My spiritual life and my drug consumption tossed me back and forth in the wind.  “Should’s” abounded.  Really evolved human beings wouldn’t need all those pills.  But the more I’ve thought about it, the intense focus and the multitasking required in so many careers is just unnatural.  Society says “X” but my heart and body say “Y”.  And “Project Pension” has seemed so essential.  I really think that the insomnia of the last decade is not about any deficiency in me.  I bought into the context of achievement, of comparison with others, of the importance of knowing stuff.

As of June 19, my employment life is over.  So I took a step last night: one Trazodone and just one Lorazepam.  And the result, ladies and gentlemen, was four hours of sleep, plus a daytime dullness that’s worlds away from the mindfulness I treasure.  I wonder if you can see that dullness in these paragraphs.  Maybe I’m good at hiding it or maybe it’s clear as day.

I don’t want to live this way, not being present to the enchanting moments of life.  I guess, though, that I need to pass through days like this on my journey to pilllessness.

What I want is to be a large contribution to the people in my life, to be a beacon of love and presence.  And without the ego of “Look at me”.  So I travel on.

How about six hours tonight?


Actually, Speedo plural.  I own seven of them, one of which I wore today. Pauline,  our personal support worker, and I took Jody to the Port Stanley beach – a couple of miles of white sand looking out on Erie Ocean.  So named because I can’t see Pennsylvania (or is it Ohio?) on the far side.

Some ingenious man or woman invented the beach wheelchair, a comfy contraption with huge balloon tires that make rolling across sand a snap. The Port lifeguard service has one of the vehicles available for handicapped folks, and there’s no charge.  Yay for humanity!  Jody was so excited about the trip and absolutely thrilled when she got to dangle her feet in the water.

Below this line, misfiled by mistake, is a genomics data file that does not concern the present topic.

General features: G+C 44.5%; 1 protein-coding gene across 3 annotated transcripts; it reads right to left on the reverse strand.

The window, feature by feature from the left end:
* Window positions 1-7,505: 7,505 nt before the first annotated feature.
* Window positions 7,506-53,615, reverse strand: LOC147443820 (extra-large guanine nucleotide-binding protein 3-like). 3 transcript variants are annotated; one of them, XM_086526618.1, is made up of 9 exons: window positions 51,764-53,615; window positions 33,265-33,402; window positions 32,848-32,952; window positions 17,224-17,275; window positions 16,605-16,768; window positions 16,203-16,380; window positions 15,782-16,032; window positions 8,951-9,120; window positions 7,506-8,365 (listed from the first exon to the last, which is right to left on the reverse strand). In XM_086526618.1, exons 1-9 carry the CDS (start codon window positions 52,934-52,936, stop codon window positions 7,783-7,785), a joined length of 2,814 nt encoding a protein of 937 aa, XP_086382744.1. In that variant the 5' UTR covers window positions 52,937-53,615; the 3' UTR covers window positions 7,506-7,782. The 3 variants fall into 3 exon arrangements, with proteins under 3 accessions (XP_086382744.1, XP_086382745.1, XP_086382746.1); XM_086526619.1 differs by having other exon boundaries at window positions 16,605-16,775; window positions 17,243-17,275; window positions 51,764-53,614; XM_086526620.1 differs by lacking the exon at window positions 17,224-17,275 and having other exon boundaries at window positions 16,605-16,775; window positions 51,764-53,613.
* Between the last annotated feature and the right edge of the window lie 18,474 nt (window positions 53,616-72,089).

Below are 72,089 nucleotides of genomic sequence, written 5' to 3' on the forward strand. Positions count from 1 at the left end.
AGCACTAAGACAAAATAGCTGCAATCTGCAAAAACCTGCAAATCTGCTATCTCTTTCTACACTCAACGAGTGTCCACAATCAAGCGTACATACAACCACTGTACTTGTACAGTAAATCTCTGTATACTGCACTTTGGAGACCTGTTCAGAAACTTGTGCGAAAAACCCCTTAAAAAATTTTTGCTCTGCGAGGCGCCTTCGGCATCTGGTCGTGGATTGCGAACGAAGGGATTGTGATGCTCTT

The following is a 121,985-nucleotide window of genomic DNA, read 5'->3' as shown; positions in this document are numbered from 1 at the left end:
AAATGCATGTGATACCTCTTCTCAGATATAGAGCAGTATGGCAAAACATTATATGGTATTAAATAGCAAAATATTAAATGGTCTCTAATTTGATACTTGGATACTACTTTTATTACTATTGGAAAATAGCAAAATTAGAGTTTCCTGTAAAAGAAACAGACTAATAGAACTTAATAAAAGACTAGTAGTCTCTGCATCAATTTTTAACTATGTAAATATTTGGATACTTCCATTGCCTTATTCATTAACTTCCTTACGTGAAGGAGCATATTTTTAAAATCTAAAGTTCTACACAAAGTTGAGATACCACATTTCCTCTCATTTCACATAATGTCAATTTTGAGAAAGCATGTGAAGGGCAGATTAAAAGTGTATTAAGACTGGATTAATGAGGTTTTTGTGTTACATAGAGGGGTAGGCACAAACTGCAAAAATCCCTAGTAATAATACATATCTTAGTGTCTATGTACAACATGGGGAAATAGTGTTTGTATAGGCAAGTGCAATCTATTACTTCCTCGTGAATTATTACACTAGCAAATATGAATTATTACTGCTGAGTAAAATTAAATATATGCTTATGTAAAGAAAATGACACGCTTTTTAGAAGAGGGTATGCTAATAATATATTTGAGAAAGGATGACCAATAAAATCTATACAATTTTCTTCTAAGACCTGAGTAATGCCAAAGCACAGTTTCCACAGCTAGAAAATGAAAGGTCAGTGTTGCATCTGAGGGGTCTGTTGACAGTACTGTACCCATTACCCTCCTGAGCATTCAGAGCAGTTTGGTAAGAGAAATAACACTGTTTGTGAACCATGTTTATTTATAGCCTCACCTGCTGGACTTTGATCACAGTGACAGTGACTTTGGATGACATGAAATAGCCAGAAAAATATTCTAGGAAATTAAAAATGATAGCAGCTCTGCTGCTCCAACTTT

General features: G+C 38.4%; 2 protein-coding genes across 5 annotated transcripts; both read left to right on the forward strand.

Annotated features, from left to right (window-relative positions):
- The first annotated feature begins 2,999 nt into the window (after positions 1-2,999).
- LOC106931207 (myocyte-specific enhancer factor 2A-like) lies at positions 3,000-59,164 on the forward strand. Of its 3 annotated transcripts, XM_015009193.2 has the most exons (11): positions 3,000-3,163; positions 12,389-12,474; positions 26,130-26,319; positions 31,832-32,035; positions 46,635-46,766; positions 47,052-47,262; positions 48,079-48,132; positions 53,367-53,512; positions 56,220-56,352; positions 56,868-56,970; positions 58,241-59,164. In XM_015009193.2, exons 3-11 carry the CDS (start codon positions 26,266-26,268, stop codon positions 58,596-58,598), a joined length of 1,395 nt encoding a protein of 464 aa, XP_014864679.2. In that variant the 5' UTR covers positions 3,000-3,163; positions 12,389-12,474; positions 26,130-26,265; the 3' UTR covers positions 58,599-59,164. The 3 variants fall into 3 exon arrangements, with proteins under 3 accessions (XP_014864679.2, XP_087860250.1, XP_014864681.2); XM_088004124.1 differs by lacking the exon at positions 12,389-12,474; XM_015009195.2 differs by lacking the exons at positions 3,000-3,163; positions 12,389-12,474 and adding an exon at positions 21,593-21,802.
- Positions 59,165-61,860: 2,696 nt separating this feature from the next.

What to wear … what to wear.  One of the seven brief splashes of colour, of course -the orange and black one, as a matter of fact.  But I knew what would be coming … lots of stares, lots of guffaws among knots of more stylish humans, and general discomfort.  I’ve never understood – women in string bikinis revealing plenty of cheek, and men with trunks that almost reach the knee.  Doesn’t seem fair.

With the beach umbrella  and chairs set up, and Jody all set for the water, it was time to take off my t-shirt and shorts.  Gulp.  An aching fear coursed through me.  Why should I be so afraid of a hundred eyes turning my way?  Well, it doesn’t matter why, I just was.  And so what?  A healthy dose of fear, that’s all.  Good for the soul.  So off came the outers.  And somehow the gods of proper attire did not strike me dead.

Revealed in all my glory, I watched the fear roam around inside.  It was really hot today, so I suppose I was sweating already.  I listened to my breath and it took maybe five minutes for it to settle down.  Then Pauline and I brought Jody to the lapping waves.  With the wheels soon underwater, I was behind Jody widening my stance and gripping the handlebars tight to prevent her from tipping.  “Okay, Bruce.  Now your total backside, complete with whatever muscle definition you can muster, is on display for the towel and umbrella set.”  Happily, no one tapped me on the shoulder, to hand out a ticket for unlawful use of a Speedo.

Several times during our shore sojourn, when Jody was back on the sand, I walked around, once to fetch a kid’s hat that a mom had dropped, and once to put garbage in the big can, 50 feet way, just to see if I would have a heart attack or something.  Nope to the cardiac emergency.  Eventually, we returned to the car, with all my body parts intact.  What a roller coaster.